20 Researchers have discovered who is who in this portrait. It is also known where this painting hung. The portrait was intended for the sampling hall, Staalhof, on Amsterdam's Staalstraat, where the cloth was examined. A series of sampling official portraits hung in the board room. Rembrandt probably knew exactly where the painting was to hang - quite high up with the light falling from the left - so that he could adapt the light and perspective in the painting. The viewer appears to look up at the table from below. It has also been suggested that the paneling in the background of the picture matched that in the room at Staalhof. The Sampling Officials By Rijksmuseum, Amsterdam II The Rembrandt Case

21 Rembrandt had to keep to a prescribed size and place as well as a fixed formula: the sampling officials had to be seated with the servant standing. Grouping six people around a table without it appearing rigid, was no mean feat. Rembrandt altered the composition considerably before finishing. This is apparent from X-rays of the painting which reveal the changes. Sampling official A sampling official was appointed for one year, although a person could be appointed several years in succession. The term ran from Good Friday to Good Friday. Sampling official - or syndic - was an honorary title for which no remuneration was made; they were therefore expected to have a reasonable income of their own. The sampling officials met three times a week to sample the cloth, ensuring that only the best quality fabric was traded in Amsterdam. The sampling officials portrayed by Rembrandt held office from Good Friday 1661 to Good Friday 1662. Rembrandt's Sampling Officials is a masterpiece among Dutch group portraits. The Sampling Officials By Emil Kren and Daniel Marx I The Rembrandt Case

22 The painting, popularly called The Syndics, Rembrandt's largest portrait commission during his late years, is an ideal solution of the principal problem of painting a portrait group. Equal importance has been given to each of the five officials - their servant, wearing a skull cap, is in the centre yet the whole is united by ingenious psychological and formal means. The subtle composition, the glowing coloristic harmonies, and above all the sympathetic interpretation and profound psychological grasp of the personalities of the six men make this Rembrandt's greatest group portrait. The total impression is of delicately adjusted harmony and tranquility. Rembrandt brilliantly exploits horizontals - a classical rather than a Baroque device - for the unification of the group. Three horizontals run through the picture at almost equal intervals: the edge of the table and the arm of the chair at the left mark the lowest one; the middle one is established by the prevailing level of the heads; and the upper one runs along the edge of the wainscoting. But here again Rembrandt avoids all formal rigidity. These repeated horizontals are broken by sharp deviations on all three levels. The sharpest is in the group itself, in the strong curve of the head on the left. With a kind of contrapuntal effect, this movement is echoed by the slight rise in the upper horizontal on that side. The Sampling Officials By Emil Kren and Daniel Marx II The Rembrandt Case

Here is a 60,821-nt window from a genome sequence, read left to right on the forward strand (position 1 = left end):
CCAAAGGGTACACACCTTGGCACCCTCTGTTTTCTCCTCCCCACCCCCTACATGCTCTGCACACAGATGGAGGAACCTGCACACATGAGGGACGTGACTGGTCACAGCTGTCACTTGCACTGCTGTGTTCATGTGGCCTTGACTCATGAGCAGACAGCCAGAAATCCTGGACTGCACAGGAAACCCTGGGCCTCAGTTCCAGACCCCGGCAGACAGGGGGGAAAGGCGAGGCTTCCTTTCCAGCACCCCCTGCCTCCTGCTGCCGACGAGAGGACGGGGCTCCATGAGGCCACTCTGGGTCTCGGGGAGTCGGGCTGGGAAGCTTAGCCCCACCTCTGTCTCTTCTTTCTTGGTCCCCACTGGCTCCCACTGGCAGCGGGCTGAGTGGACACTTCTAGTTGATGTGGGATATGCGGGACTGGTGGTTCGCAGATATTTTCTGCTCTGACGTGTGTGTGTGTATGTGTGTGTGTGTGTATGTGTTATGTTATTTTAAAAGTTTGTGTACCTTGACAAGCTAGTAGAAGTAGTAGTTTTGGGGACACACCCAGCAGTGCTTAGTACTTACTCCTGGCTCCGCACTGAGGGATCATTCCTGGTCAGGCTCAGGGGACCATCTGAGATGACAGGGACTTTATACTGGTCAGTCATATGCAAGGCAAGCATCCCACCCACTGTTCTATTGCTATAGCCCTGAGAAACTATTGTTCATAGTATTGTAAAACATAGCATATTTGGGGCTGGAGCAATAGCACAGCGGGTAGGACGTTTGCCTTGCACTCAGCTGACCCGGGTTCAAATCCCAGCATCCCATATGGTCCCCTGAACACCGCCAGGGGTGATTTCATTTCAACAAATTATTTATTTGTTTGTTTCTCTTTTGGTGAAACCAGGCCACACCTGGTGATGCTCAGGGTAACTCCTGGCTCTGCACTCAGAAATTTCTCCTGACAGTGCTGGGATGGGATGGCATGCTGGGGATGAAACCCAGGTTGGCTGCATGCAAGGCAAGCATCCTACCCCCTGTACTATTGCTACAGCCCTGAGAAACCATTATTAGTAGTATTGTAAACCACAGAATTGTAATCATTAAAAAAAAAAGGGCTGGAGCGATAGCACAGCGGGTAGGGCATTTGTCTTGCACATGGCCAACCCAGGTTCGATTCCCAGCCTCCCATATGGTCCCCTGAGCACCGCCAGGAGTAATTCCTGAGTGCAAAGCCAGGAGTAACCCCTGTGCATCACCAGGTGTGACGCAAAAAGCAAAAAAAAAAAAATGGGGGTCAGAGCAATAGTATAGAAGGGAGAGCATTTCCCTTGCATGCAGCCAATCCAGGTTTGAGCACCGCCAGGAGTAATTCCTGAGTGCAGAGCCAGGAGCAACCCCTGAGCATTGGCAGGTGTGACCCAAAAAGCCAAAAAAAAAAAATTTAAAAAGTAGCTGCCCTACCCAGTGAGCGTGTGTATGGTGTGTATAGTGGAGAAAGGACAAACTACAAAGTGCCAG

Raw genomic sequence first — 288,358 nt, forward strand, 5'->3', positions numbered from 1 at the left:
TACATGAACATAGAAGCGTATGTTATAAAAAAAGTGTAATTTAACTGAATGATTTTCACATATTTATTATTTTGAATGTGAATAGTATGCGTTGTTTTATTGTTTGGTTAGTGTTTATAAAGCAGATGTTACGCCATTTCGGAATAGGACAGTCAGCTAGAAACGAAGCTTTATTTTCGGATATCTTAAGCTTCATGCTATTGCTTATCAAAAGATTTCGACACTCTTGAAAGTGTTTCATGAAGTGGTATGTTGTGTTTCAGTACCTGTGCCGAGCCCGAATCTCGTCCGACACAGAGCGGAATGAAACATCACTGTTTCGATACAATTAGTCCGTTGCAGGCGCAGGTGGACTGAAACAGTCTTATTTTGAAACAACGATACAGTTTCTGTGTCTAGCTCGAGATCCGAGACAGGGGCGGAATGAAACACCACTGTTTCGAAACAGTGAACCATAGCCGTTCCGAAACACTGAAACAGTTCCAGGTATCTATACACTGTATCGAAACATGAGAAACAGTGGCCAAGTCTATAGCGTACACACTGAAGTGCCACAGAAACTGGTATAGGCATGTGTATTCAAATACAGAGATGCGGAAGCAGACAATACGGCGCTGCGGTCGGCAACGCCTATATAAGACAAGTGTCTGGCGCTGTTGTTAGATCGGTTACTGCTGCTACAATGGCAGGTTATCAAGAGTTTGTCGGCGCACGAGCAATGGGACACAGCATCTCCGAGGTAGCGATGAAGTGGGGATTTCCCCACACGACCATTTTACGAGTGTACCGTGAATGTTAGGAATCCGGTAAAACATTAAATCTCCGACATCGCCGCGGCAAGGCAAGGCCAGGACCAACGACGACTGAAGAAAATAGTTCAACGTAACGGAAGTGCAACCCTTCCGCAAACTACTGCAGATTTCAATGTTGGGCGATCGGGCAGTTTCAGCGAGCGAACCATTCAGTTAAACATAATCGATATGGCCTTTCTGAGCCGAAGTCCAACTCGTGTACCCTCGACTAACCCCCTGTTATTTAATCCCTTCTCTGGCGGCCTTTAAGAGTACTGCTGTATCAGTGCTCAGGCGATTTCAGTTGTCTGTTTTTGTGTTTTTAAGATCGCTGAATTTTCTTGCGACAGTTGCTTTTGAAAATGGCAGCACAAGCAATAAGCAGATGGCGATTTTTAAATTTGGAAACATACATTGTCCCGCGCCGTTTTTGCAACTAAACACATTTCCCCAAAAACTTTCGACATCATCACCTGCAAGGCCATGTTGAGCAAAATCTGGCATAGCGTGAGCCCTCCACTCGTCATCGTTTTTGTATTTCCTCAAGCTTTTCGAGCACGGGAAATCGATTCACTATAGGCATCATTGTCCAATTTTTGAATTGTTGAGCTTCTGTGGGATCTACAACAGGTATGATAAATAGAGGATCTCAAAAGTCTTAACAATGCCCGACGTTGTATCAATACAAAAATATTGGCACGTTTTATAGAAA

23 While this style of composition is similar to the relief-like manner of grouping favored by artists who worked in the classical tradition, there is an increased effect of space and atmosphere by Rembrandt's use of chiaroscuro and colour. The harmonies are definitely on the warm side. A flaming red in the rug on the table, which is the most outstanding accent, is interwoven with golden tints. Golden browns reappear in the background, in the panels of the wall, and within these warmly colored surroundings the strong blacks and whites in the men's costumes have a noble and harmonious effect. The traditional interpretation of the painting is that the men were shown seated on a platform, before the assembly of the Drapers' Guild and that they are giving to the assembly - unseen by the viewer - an account of the year's business. The official seated near the centre of the picture makes a gesture with his right hand which most seventeenth-century observers understood immediately; the gesture was a standard one employed by orators demonstrating evidence. The Sampling Officials By Emil Kren and Daniel Marx III The Rembrandt Case